We officially started in January 2016. So it’s only been a little over a year. I have to say that everything we have done was according to local resources and individuals’ needs. We haven’t manipulated the local people; they chose what they wanted to do for their own communities and we have supported them. In order to achieve sustainable success, local people should work together to develop leaders and create a strong sense of community. The stakeholders in each social enterprise are the local people, so if the government’s policies change, the project can still continue because the local people own the enterprise. If they have the energy, creativity and passion, and know what they want for their future, they are the ones who will drive the economy. But if they don’t unite, don’t collaborate, there might not be any progress.

Someone asked me, without a salary or benefits why would board members work or devote themselves to this company? I told them it’s all up to them. A lot of social enterprises work very hard for their own communities because they want to grow and prosper. It would be a pity if local people didn't want to see their hometowns develop.

Each community has different needs. We can’t please every community or everyone. I work in the private sector and know that I can’t please every employee in the organization. But diversity brings different points of view to the table. Essential teamwork and collaboration – working together as a team – will help every company achieve common goals.


- You seem very passionate about what you do.

I just do my best. Whenever I’m given opportunities or tasks to do, I try to do my best and achieve goals. This project has given me an opportunity to visit communities, talk to the people and understand Thailand a lot better. There are many things that need to be done. We have many success stories but there are more projects and activities that will take time and effort. For example, we have been working on many projects in Phetchaburi and a good example is a tourism project led by the Tham Rong community at Uncle Thanom’s palm sugar plantation. We want people who travel from Hua Hin to Bangkok to stop at this community, which is rich in culture and heritage. Phetchaburi is renowned for its lush sugar palm trees but we have to find ways to preserve and promote palm plantation and cultivation. Farmers have to climb up the trees barefoot and without protection to pick the fruits, and this is quite dangerous. So we try to think how we can make it safer and pass on this culture and value to the next generation. We might adapt it to modern activities such as rock climbing, by creating a day trip to the plantation and palm tree climbing activities. We try to create more gimmicks for the community to make it prosperous and sustainable. If we are determined, we can always have new ideas and ways to be successful because we can always exchange ideas, perspectives and experiences with one another.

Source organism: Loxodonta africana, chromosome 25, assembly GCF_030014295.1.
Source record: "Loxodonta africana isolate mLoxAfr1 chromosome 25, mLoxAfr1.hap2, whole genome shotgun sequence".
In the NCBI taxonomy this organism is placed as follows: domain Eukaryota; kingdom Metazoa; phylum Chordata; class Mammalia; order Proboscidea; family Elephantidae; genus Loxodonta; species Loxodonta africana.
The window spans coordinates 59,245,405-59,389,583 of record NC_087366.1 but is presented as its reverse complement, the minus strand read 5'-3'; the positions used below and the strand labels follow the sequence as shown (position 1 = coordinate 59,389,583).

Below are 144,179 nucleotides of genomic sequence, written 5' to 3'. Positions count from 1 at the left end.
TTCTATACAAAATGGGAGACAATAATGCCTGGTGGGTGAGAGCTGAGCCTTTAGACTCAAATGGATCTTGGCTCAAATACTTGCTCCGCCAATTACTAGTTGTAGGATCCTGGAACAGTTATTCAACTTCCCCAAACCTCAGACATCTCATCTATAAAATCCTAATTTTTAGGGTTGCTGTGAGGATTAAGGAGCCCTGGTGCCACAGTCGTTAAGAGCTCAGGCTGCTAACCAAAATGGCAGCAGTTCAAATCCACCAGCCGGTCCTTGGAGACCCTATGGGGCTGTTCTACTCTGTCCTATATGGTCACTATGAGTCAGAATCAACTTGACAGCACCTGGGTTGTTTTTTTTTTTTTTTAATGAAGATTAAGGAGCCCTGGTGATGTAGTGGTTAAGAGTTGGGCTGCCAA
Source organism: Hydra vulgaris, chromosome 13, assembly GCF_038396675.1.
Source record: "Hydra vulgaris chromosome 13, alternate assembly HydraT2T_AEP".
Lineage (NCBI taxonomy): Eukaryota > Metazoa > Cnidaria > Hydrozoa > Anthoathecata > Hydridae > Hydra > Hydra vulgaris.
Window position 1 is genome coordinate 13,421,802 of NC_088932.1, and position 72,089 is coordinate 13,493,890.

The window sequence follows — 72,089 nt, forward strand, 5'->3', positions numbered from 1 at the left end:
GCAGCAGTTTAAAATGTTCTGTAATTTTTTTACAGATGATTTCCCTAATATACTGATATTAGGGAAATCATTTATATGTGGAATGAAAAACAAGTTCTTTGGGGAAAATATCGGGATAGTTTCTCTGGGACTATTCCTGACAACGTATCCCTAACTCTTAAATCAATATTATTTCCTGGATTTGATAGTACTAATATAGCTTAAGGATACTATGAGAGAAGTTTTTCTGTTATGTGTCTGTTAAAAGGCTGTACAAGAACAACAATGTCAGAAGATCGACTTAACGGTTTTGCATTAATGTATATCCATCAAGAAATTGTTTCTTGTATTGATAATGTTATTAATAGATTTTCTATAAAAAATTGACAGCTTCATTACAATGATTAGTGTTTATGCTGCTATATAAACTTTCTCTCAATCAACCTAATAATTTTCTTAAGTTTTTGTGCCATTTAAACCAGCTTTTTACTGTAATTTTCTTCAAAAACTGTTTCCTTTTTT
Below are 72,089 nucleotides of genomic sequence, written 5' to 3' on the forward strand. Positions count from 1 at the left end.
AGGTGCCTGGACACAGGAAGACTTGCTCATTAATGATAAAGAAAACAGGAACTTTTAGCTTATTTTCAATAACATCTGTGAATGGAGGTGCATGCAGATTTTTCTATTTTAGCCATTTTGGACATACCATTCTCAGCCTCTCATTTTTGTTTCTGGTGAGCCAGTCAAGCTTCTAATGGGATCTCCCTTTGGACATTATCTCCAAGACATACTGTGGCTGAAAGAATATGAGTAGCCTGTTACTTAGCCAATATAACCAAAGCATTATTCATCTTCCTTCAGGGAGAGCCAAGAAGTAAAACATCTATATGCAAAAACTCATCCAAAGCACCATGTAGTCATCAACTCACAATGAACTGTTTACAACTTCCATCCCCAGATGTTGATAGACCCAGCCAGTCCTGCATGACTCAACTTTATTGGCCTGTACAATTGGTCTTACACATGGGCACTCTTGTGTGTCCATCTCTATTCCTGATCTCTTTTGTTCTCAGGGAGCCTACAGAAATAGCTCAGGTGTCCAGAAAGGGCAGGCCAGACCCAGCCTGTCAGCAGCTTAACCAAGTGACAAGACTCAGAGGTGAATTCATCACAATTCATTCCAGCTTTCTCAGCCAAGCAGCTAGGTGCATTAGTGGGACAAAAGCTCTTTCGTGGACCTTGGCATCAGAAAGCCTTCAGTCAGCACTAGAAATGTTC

- Apart from the Pracharath Policy, what other CSR activities does ThaiBev support?

ThaiBev strives to be the “stable and sustainable ASEAN leader in the beverage business” by 2020. We are fully committed to aligning the sustainable development platform of our own vision 2020 with the principles of the sufficiency economy philosophy (SEP), the UN’s 17 sustainable development goals (SDGs), SGX’s practice note and global reporting initiative (GRI) guidelines, as well as global sustainability trends and innovations to create a powerful, multi-pronged platform enabling growth and sustainable development.

We have adopted SEP into our working principles to achieve sustainability, good governance and regional cooperation. We focus on earning the trust of stakeholders, care for the environment and greater opportunities to make a sustainable world and to be a truly responsible and sustainable total beverage company. My team and I have had a chance to work with the public sector and see where we are heading and how we can fulfil the government's and the people’s needs. I’m just an ordinary citizen who wants to support local people and see Thais unite, become stronger and help move the nation forward.


- What are the key ingredients to your success?

It’s quite simple. I’m a very determined person and pay attention to every task given to me. There are many opportunities around us; it’s up to us whether to take them and share those opportunities with our employees, partners or people we work with. If we make use of our opportunities, we can learn, grow and develop. With a positive attitude, we can solve any problem. Life and business are quite similar – we always face problems. But we have to think thoroughly and try to find an agreeable solution to a problem, to achieve a win-win solution for all parties.

To me, work is learning. I am happy to work, learn and discover new things. I am always excited by new experiences. Since we are entrusted with these tasks, we feel grateful to work to fulfil our potential. Whatever we are called to do, we do it to the best of our ability.